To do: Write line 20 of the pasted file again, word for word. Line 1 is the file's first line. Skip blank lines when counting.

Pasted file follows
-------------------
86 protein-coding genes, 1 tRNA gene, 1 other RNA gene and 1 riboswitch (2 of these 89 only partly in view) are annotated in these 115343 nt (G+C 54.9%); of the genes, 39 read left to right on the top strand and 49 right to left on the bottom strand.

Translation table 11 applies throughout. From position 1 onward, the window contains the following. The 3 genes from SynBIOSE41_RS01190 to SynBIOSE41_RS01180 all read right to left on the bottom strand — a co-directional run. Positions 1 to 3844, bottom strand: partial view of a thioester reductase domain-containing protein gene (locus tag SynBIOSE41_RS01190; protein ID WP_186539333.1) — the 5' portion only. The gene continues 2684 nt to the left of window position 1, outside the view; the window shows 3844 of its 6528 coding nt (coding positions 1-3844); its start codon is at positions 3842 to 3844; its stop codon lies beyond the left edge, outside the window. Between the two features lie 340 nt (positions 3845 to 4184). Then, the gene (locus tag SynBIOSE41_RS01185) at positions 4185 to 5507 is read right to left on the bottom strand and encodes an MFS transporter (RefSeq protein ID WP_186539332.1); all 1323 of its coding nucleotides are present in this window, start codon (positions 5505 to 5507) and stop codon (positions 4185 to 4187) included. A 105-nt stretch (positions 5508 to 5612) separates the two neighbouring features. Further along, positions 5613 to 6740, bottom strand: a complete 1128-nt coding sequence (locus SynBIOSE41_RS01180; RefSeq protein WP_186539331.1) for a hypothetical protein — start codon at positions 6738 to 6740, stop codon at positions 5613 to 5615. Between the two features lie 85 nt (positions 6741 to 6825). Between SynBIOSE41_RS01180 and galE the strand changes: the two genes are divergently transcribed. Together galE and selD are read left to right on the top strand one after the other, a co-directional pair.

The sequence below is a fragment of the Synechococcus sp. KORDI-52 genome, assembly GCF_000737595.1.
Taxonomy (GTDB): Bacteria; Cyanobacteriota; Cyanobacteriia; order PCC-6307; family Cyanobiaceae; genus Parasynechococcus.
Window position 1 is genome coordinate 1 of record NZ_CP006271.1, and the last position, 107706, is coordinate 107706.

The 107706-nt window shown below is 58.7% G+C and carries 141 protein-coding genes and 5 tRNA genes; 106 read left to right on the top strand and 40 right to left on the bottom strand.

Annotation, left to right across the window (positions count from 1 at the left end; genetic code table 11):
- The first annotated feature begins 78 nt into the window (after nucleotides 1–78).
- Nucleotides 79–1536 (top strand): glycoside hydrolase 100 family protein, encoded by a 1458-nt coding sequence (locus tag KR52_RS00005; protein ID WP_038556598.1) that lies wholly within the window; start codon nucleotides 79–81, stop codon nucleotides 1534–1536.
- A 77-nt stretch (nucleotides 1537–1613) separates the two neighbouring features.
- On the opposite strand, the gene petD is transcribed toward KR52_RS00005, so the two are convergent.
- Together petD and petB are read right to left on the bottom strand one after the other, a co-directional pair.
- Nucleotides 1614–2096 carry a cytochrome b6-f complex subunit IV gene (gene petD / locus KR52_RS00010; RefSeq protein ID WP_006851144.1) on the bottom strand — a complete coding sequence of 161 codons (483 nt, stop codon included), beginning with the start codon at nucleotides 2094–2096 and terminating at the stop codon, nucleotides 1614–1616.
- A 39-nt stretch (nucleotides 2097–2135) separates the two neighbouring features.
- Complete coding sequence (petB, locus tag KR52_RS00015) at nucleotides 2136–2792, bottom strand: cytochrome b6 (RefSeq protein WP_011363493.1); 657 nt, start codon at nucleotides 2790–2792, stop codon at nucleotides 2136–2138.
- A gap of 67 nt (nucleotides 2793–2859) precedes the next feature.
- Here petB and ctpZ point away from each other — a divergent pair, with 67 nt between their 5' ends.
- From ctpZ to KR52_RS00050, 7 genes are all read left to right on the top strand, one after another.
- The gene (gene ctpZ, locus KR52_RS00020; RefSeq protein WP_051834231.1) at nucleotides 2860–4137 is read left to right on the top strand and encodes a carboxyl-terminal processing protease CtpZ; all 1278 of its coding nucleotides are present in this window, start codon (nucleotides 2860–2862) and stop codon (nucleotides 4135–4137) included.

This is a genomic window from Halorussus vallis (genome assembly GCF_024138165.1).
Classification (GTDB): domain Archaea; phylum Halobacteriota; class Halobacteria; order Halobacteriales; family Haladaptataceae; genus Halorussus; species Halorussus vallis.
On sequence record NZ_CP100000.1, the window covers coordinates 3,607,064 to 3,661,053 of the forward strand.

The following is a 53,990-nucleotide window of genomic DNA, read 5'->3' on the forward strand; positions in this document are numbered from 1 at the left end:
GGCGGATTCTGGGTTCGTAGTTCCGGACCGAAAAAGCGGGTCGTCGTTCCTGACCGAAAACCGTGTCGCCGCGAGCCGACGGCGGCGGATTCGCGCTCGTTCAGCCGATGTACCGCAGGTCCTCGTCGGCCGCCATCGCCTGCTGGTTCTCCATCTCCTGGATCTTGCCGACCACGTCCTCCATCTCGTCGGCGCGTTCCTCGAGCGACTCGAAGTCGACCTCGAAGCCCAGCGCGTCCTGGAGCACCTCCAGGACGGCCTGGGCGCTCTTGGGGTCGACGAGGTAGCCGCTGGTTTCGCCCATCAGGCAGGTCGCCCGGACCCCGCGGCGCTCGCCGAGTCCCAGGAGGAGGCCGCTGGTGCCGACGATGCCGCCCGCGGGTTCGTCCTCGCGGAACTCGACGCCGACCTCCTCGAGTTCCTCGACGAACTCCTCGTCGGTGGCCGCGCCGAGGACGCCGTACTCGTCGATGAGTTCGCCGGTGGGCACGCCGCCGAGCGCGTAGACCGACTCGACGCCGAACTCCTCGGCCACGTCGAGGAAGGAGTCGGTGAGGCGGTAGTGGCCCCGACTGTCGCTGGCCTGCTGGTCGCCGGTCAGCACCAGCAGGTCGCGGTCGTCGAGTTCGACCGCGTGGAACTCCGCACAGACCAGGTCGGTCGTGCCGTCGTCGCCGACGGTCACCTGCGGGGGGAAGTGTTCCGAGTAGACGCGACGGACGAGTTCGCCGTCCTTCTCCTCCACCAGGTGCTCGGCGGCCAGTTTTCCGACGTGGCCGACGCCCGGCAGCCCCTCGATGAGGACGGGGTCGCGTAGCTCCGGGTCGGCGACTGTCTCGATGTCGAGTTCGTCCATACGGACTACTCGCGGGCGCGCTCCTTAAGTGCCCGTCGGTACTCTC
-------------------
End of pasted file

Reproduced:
This is a genomic window from Halorussus vallis (genome assembly GCF_024138165.1).